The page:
The New York Times has this report on the Fourth Circuit's opinion from last week in Dixon v. Coburg Daily, regarding the "First Amendment" rights of the employee who displated a confederate flag symbol at work.
I still think this was a bad decision, the First Amendment issue which gets the headlines is not reached if the removal was wrong, and I think it was. The First Amendment issue came down against the employee's displaying the symbol of the Confederacy as protected speech in the workplace setting, which certainly seems like the right conclusion, but I can't get over applying the First Amendment to private employers.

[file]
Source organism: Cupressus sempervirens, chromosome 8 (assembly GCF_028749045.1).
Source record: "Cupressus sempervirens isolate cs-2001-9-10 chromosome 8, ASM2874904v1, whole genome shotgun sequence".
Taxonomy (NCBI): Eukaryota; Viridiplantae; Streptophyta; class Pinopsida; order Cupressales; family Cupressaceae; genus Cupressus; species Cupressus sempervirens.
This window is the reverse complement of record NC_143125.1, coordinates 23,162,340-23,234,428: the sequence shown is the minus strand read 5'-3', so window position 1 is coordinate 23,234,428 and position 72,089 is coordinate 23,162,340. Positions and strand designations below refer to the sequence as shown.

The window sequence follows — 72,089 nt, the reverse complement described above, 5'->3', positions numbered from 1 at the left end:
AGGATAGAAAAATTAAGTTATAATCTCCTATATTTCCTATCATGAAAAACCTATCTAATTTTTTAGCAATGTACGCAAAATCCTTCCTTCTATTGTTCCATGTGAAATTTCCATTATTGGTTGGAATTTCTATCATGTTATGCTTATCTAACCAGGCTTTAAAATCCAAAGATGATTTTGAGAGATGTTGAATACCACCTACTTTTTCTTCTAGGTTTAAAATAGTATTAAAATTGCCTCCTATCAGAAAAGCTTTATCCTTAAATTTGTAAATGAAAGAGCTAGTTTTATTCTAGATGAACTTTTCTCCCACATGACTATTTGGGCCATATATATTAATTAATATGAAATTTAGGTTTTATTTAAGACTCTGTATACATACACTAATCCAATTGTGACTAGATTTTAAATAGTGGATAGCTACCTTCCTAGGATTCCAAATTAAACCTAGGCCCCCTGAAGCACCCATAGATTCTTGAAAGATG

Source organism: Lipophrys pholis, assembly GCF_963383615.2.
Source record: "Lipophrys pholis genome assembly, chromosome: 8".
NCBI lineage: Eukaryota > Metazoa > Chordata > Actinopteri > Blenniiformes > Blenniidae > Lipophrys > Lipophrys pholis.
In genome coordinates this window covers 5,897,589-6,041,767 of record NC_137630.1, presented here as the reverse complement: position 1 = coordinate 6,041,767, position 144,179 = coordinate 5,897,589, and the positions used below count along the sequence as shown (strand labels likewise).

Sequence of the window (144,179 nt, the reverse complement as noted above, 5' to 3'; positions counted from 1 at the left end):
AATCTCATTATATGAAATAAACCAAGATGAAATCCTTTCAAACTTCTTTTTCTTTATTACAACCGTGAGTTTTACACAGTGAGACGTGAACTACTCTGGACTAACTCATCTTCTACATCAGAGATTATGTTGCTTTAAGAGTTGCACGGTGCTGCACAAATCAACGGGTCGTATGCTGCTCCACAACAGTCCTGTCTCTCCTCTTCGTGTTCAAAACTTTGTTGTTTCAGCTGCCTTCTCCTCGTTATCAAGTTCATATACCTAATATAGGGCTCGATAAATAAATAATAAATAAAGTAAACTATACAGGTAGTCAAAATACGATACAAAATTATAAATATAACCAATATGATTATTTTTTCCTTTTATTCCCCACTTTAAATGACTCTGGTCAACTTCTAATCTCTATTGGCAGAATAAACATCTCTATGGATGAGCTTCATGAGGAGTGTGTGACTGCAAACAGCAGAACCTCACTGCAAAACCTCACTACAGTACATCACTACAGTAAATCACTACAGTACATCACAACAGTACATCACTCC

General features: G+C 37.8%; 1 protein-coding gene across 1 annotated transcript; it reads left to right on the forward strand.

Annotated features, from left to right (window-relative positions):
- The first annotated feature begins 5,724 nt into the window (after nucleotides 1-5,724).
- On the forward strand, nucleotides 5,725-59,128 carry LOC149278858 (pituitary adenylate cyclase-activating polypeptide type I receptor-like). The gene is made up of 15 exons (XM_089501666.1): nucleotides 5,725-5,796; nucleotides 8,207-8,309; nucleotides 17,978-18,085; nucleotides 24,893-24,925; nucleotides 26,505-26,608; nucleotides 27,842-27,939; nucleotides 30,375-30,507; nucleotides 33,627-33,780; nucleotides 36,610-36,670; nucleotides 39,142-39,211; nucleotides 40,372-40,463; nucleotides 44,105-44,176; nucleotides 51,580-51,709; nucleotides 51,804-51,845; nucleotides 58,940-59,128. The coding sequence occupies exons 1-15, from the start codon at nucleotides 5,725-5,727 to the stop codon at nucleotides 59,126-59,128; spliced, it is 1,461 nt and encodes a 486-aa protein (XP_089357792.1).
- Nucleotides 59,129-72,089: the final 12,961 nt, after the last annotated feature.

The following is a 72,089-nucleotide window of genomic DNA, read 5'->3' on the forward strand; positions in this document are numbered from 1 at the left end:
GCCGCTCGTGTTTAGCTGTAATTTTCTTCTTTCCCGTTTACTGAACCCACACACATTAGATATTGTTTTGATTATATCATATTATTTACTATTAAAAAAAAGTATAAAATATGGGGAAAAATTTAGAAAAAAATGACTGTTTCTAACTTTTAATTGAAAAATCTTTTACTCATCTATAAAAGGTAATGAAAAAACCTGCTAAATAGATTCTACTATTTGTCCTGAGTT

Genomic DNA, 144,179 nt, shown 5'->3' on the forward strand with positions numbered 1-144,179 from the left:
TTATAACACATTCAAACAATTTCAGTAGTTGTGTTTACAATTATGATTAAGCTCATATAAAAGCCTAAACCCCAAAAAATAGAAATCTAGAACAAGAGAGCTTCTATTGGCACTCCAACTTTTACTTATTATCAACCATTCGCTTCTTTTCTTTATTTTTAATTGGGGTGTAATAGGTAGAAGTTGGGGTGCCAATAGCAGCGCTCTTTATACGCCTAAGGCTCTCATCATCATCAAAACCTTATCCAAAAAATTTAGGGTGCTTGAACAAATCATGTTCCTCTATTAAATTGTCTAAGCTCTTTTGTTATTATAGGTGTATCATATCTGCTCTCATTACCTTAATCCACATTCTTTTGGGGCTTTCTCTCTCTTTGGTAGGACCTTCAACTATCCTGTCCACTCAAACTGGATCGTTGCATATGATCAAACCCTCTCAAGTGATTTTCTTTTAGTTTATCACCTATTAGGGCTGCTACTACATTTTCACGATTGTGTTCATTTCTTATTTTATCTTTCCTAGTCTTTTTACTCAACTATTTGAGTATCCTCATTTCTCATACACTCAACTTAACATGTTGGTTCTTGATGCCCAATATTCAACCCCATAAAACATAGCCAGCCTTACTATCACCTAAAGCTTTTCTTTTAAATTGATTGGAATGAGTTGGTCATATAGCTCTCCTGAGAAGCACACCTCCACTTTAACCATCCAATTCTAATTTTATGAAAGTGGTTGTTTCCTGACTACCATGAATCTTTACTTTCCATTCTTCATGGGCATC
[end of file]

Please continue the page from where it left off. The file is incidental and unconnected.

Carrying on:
One of the first cases I ever worked on had to with whether an employee who said to the head of the company, "you're full of _ _ it," had engaged in misconduct that would deprive him of entitlement to unemployment benefits after the company fired him. Of course, there are some protected speech rights in the workplace under the National Labor Relations Act, and I think the circuit court judge in the case suspected that the claimant's termination was the product of some kind of anti-union animus. I can imagine the claimant in that unemployment case also saying that it was a violation of his First Amendment rights, and the employer having to justify its actions.